I can’t hear you, brothers and sisters; your silence is deafening. It is a source of great concern to me that, in our very active pro-march and protesting society, I am hearing nothing about any plans for any churches to commemorate the great event that took place on 31 October 1517.
Yes, it has been 500 years since Martin Luther nailed his 95 theses on to the door of the church in Wittenberg, Germany. Is the fire that literally consumed the lives of so many believers extinguished from our souls? Is the Spirit that quickened the faith of our brethren now dead since we feel relatively safe and comfortable? Is it because the cry is now about peace and unity?
Well, here is a quick reminder about what the Good Book says about peace and safety: “For when they shall say, peace and safety, then sudden destruction cometh upon them, as travail upon a woman with child; and they shall not escape.” 1 Thessalonians 5:3
It’s interesting that Halloween, All Saints Day and Reformation Day are all so lined up closely together. In fact, some research suggests that Luther’s act, which was about to give life to the people, was deliberately planned for around that time since so many practising believers were getting prepared to commemorate death.
Anyway, will someone please remind me of how many churches and religious persons there are in Trinidad and Tobago? Have we forgotten the fight that it took for us to have the religious liberty we have today?
In case you do not think that this is relevant to us here in Trinidad and Tobago, I want to recommend that you (re-)read my last three articles, which give some insight into how direct is the link between us and this piece of history. The pieces also explain why there is a strong possibility that this treasured religious liberty is being eroded on a worldwide scale.
On Saturday 26 August, 2017, I wrote this:
This Reformation caused such a stir that it affected Europe politically, socially, religiously and culturally. It vigorously propagated the separating of ecclesiastical and civil power, allowed people to understand the Bible in their common language, taught the people that Christ was their only intercessor and Saviour from sin and that no one man can be the vice-gerent of God on Earth, heavily rebuked the sacrament and indulgences system, preached that salvation and grace are free and even led to the governing church at that time being dubbed the Anti-Christ.”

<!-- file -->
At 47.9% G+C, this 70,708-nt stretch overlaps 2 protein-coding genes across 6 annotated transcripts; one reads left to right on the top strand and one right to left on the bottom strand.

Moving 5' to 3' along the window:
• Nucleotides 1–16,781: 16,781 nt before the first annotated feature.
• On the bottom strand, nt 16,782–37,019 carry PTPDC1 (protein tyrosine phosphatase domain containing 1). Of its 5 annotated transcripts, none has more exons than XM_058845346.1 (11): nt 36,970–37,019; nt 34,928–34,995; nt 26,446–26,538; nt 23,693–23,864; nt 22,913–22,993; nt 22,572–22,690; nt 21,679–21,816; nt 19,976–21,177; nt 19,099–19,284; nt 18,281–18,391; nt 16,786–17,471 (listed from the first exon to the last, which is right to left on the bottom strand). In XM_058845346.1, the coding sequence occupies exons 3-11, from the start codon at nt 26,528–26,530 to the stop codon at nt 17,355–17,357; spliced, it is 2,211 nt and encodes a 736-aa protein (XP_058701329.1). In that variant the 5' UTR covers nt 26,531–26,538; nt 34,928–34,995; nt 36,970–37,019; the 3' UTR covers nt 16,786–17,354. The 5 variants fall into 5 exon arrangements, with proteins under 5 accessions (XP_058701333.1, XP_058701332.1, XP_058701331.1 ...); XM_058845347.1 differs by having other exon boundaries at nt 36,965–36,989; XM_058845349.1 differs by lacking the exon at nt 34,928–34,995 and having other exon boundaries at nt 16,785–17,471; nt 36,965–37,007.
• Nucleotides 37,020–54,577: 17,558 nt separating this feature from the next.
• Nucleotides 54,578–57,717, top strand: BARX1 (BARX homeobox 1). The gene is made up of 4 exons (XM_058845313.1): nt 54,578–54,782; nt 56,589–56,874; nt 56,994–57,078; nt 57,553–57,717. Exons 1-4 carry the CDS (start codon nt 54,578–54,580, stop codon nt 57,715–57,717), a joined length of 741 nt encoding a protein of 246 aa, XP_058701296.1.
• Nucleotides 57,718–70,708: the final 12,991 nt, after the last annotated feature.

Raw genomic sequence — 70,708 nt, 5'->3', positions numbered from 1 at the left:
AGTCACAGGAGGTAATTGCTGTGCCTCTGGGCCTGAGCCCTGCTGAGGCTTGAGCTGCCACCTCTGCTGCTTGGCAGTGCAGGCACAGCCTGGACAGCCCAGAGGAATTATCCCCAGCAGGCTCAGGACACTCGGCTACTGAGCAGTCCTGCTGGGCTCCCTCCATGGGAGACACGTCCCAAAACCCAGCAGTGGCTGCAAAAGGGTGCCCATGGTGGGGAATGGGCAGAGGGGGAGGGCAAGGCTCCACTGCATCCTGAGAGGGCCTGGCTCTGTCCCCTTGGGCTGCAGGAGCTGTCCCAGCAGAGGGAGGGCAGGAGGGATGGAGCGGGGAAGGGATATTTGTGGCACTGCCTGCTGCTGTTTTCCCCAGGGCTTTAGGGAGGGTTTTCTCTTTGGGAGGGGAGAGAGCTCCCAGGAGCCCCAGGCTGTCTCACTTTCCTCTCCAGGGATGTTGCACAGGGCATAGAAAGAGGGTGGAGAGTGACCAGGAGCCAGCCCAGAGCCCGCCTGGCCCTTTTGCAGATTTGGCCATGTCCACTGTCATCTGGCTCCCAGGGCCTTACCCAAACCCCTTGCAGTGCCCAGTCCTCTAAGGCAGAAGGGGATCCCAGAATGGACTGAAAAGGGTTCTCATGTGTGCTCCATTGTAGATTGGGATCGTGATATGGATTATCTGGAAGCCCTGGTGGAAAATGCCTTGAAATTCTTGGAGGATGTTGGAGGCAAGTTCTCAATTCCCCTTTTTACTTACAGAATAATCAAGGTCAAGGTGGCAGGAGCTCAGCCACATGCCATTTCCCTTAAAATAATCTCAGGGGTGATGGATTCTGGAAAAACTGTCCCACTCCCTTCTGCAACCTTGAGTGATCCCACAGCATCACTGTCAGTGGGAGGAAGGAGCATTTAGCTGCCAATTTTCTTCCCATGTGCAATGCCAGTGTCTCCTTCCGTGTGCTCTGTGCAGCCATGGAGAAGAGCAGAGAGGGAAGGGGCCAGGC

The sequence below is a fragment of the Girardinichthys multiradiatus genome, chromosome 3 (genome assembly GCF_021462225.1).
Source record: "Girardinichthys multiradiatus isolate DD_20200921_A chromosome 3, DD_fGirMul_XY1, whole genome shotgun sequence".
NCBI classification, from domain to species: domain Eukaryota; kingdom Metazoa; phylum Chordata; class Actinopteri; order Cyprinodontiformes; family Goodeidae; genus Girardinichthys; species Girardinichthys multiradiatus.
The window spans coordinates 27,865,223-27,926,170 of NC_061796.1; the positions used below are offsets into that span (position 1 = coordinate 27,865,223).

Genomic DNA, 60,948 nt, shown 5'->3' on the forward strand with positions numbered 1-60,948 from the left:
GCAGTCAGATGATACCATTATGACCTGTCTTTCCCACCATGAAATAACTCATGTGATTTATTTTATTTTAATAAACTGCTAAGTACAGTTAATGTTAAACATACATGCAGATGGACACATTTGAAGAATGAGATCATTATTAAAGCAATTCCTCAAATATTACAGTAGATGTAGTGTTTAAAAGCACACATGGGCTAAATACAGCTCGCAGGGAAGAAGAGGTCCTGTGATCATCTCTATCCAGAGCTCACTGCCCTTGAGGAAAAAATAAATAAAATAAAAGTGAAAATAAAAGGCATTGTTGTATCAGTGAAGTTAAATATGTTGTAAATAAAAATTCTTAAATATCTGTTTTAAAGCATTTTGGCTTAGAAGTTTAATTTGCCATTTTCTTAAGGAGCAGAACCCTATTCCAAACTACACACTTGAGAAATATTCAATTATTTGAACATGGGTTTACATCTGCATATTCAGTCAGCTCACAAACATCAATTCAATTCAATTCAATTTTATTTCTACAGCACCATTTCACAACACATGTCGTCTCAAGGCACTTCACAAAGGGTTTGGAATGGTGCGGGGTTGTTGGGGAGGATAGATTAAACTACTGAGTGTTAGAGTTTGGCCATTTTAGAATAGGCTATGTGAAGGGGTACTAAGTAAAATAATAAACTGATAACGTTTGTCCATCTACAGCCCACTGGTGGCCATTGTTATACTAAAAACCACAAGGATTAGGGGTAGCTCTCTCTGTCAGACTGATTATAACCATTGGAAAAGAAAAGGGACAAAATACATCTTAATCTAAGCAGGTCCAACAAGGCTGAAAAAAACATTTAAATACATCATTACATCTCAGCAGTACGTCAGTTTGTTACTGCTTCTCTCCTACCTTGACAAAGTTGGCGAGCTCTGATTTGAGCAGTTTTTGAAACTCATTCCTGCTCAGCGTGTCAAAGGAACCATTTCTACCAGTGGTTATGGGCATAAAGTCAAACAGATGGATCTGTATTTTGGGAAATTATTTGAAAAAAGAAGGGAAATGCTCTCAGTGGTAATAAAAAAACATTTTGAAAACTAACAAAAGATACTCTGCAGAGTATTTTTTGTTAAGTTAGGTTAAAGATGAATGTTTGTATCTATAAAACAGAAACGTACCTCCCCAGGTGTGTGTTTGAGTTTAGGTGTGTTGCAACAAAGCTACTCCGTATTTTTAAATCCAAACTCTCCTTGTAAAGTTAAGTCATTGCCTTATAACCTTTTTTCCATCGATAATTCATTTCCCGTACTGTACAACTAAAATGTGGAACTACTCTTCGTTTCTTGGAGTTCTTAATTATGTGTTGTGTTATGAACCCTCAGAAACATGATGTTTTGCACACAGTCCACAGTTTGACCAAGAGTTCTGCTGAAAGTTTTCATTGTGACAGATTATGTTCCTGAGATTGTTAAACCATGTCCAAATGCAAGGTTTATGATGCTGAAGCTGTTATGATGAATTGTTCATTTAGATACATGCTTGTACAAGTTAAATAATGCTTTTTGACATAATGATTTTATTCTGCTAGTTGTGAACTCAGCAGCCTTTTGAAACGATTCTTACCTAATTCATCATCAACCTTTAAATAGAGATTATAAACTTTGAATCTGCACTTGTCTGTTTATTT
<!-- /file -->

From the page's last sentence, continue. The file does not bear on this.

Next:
“In a world with so many religious denominations and non-religious persons, why would the POTUS even think of signing a document which has the potential to carry the force of law and which can affect many who do not share or subscribe to the belief system of the religious persons around him?”
In a column published on Sunday 10 September, 2017, I wrote this:
“Subject to the Customs Act, any person who on a Sunday employs for hire […] sells or offers or exposes for sale in any public market any goods, is liable to a fine of two hundred dollars. […] My preliminary research leads me to believe that we may have inherited this from our former colonial masters who viewed Sunday as a day to be revered. It is only recently that Britain lifted some of the restrictions of their Sunday Trading Act.”
And then there was this on Sunday 8 October, 2017:
“What, then, is a concordat? It is an agreement between a governing nation and the Roman Catholic Church […] In our case, the Concordat was signed on the issue of education.”
If you take my advice and (re-)read the three articles I have already pointed you to, you may just find that you feel tempted, impelled even, to use the same media we currently use to get our messages across as a church or as Bible-believing Christians to explain the importance of this historical event.
It would be, I am convinced, good use of the offerings. As individuals, we can also use personal resources to spread the news on this event. I am very certain that God will bless this effort. After all, it is He who allowed John and Daniel to prophesy this issue leading up to this event in Daniel 12:7 and Revelation 11:2, 13:2-9 (KJV).
So, in the words of Martin Luther and our fellow Protestants, Sola scriptura! Sola fida! Sola gratia! Solus Christus! Soli Deo gloria!
#IamaProtestant! #Longlivereligiousliberty! #LonglivetheReformation!
Editor’s Note: This video offers a short introduction to the history of the Reformation: http://artvnow.com/